Nanostructured Organic Layers via Polymer Demixing for Interface-Enhanced Photovoltaic Cells
journal contributionposted on 14.11.2006, 00:00 by Fernando A. Castro, Hadjar Benmansour, Carlos F. O. Graeff, Frank Nüesch, Eduard Tutis, Roland Hany
Significant progress is being made in the photovoltaic energy conversion using organic semiconducting materials. One of the focuses of attention is the morphology of the donor−acceptor heterojunction at the nanometer scale, to ensure efficient charge generation and loss-free charge transport at the same time. Here, we present a method for the controlled, sequential design of a bilayer polymer cell architecture that consists of a large interface area with connecting paths to the respective electrodes for both materials. We used the surface-directed demixing of a donor conjugated/guest polymer blend during spin coating to produce a nanostructured interface, which was, after removal of the guest with a selective solvent, covered with an acceptor layer. With use of a donor poly(p-phenylenevinylene) derivative and the acceptor C60 fullerene, this resulted in much-improved device performance, with external power efficiencies more than 3 times higher than those reported for that particular material combination so far.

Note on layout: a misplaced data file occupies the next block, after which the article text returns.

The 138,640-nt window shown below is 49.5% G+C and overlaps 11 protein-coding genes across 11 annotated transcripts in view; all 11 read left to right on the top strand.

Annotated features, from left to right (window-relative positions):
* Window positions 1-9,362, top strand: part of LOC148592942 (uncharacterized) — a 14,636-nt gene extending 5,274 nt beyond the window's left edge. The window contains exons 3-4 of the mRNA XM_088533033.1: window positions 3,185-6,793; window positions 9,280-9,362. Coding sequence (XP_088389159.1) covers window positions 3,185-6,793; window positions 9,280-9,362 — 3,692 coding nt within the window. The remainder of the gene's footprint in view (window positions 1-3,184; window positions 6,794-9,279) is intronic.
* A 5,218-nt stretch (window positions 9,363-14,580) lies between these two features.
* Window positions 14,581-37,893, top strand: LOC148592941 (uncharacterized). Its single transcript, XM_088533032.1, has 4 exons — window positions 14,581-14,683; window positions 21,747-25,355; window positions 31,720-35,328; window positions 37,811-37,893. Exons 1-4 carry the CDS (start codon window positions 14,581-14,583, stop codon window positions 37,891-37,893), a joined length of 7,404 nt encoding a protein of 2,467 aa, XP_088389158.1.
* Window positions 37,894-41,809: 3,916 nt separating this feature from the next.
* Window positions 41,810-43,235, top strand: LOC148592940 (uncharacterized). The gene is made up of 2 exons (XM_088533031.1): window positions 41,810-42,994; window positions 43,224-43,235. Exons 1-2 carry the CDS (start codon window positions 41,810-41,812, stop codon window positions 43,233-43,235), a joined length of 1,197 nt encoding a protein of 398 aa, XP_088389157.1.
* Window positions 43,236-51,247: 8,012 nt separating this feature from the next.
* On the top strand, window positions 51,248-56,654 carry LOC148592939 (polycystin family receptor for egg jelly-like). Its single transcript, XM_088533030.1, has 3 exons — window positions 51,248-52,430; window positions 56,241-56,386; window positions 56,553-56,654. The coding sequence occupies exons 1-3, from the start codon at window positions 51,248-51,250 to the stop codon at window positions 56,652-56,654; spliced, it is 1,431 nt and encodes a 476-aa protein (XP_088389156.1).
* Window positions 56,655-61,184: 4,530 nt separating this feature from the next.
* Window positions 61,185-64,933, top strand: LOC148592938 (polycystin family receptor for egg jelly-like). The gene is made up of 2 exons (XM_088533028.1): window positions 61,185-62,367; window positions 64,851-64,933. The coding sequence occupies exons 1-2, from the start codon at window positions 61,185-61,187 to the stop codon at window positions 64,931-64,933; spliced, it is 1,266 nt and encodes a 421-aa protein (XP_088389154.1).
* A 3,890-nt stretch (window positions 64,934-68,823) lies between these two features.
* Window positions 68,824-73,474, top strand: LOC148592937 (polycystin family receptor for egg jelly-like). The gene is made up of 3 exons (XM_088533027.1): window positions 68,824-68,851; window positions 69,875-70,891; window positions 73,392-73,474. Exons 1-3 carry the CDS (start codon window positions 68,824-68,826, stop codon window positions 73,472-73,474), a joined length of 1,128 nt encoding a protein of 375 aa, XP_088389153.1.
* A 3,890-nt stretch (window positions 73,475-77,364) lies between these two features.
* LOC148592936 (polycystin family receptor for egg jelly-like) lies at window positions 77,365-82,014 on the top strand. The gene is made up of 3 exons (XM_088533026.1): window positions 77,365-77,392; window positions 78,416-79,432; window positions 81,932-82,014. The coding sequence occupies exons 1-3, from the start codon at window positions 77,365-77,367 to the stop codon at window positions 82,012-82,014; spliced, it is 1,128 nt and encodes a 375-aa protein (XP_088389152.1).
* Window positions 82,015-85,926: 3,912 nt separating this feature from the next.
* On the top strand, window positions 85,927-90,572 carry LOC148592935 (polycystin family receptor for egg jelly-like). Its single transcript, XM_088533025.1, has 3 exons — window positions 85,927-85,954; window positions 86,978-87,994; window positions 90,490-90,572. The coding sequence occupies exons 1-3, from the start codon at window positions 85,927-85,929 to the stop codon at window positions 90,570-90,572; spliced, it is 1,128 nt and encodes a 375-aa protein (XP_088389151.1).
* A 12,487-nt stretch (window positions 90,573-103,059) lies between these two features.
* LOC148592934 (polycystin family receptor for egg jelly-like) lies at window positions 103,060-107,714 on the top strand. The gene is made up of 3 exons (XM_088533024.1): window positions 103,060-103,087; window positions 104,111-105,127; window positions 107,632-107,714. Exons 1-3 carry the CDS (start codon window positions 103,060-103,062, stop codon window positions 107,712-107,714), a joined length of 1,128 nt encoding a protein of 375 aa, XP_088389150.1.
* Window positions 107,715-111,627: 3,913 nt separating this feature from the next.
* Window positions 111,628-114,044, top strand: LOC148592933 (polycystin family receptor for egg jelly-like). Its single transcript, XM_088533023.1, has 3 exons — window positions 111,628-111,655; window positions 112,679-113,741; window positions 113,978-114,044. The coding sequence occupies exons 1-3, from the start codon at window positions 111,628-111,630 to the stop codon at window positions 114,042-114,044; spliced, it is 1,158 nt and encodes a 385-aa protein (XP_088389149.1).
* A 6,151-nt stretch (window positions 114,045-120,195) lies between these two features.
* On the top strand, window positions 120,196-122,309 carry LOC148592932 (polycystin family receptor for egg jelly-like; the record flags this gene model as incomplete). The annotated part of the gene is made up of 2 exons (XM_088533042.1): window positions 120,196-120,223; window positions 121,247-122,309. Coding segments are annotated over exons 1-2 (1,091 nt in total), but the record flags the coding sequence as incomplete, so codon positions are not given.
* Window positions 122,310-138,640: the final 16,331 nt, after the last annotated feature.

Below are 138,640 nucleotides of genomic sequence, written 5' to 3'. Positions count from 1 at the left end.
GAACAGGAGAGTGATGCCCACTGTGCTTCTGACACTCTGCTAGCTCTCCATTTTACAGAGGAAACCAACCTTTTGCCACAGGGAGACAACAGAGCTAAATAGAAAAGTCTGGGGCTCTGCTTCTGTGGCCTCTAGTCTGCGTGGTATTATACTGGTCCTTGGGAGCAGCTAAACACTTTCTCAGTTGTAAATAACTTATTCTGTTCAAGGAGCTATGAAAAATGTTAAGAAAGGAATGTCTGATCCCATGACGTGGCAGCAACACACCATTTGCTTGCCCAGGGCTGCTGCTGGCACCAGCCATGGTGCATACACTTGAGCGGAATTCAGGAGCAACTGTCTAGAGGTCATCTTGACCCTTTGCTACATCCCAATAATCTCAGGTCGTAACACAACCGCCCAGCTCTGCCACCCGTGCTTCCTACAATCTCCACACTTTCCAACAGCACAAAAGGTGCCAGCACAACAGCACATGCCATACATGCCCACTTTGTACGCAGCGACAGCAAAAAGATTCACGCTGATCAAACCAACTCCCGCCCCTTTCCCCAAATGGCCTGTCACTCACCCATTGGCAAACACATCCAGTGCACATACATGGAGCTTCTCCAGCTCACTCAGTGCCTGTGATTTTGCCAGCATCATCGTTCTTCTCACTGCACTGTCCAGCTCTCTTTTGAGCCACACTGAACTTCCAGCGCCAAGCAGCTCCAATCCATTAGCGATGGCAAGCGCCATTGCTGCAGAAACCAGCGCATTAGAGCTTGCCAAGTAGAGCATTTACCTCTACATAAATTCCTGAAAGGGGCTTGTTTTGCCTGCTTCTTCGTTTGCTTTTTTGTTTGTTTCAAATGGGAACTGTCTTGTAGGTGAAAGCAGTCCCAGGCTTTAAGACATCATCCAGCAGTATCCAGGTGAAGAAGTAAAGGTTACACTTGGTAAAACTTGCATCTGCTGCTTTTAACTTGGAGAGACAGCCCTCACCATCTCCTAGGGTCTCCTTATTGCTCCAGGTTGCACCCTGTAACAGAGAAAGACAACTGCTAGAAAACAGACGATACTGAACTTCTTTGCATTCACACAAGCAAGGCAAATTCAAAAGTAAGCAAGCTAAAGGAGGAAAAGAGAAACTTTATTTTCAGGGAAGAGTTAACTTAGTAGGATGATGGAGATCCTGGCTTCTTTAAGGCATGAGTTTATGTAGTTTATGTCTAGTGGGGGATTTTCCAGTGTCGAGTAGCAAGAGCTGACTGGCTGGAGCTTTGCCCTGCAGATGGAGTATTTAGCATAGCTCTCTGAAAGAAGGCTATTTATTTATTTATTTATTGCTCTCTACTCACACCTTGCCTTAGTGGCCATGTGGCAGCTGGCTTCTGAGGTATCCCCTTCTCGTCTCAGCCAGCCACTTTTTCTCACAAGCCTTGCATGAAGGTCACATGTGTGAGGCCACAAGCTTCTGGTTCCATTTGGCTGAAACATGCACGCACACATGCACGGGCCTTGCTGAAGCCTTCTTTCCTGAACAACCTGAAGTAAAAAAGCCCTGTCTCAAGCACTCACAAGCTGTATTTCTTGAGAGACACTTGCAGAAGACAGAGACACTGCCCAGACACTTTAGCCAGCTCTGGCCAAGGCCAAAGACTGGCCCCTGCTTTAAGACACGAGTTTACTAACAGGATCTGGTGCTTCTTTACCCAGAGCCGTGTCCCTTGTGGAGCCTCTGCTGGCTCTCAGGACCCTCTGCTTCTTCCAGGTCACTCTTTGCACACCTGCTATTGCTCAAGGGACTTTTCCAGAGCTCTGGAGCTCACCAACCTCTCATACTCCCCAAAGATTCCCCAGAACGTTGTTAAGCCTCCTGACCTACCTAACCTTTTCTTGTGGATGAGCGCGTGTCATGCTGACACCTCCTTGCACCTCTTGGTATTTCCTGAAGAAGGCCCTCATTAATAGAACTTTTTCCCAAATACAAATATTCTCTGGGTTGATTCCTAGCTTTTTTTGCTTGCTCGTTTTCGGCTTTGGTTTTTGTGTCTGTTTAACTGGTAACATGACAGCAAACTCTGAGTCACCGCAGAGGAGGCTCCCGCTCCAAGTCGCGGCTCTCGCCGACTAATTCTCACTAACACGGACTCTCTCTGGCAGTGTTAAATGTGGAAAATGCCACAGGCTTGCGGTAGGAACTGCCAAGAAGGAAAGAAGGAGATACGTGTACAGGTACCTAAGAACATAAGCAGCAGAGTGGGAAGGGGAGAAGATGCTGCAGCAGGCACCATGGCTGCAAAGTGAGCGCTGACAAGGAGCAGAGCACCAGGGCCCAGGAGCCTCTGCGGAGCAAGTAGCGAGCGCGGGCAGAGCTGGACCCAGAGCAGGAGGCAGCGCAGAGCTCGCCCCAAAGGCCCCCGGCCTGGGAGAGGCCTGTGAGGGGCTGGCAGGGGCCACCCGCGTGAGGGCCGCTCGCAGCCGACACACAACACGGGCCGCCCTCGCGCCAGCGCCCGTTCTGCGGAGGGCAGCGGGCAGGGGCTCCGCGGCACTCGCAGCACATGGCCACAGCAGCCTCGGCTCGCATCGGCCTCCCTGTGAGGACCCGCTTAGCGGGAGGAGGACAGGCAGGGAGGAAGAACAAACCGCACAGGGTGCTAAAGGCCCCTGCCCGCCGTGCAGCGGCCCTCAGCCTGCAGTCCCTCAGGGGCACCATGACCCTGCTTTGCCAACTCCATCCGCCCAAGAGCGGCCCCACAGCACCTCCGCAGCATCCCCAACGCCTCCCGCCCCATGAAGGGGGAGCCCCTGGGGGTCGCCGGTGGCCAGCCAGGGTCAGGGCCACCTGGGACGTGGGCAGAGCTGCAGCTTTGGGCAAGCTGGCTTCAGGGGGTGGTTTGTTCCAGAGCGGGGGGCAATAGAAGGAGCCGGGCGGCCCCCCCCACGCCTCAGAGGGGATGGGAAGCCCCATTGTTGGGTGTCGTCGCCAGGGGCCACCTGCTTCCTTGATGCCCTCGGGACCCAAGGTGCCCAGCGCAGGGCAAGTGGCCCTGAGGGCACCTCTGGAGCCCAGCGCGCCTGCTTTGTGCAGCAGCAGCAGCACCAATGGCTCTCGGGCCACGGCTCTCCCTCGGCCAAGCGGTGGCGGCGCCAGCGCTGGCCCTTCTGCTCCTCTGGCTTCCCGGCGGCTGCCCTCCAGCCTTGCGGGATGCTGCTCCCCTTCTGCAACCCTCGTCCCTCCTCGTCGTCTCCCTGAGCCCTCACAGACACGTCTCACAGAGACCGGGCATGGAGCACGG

Read the peer-reviewed publication
Nanostructured Organic Layersphotovoltaic energy conversioncharge generationnanometer scaleacceptor layersequential design3 timesbilayer polymer cell architecturesemiconducting materialsdonormaterial combinationpower efficienciesinterface areaPolymer Demixingnanostructured interfaceacceptor C 60 fullerene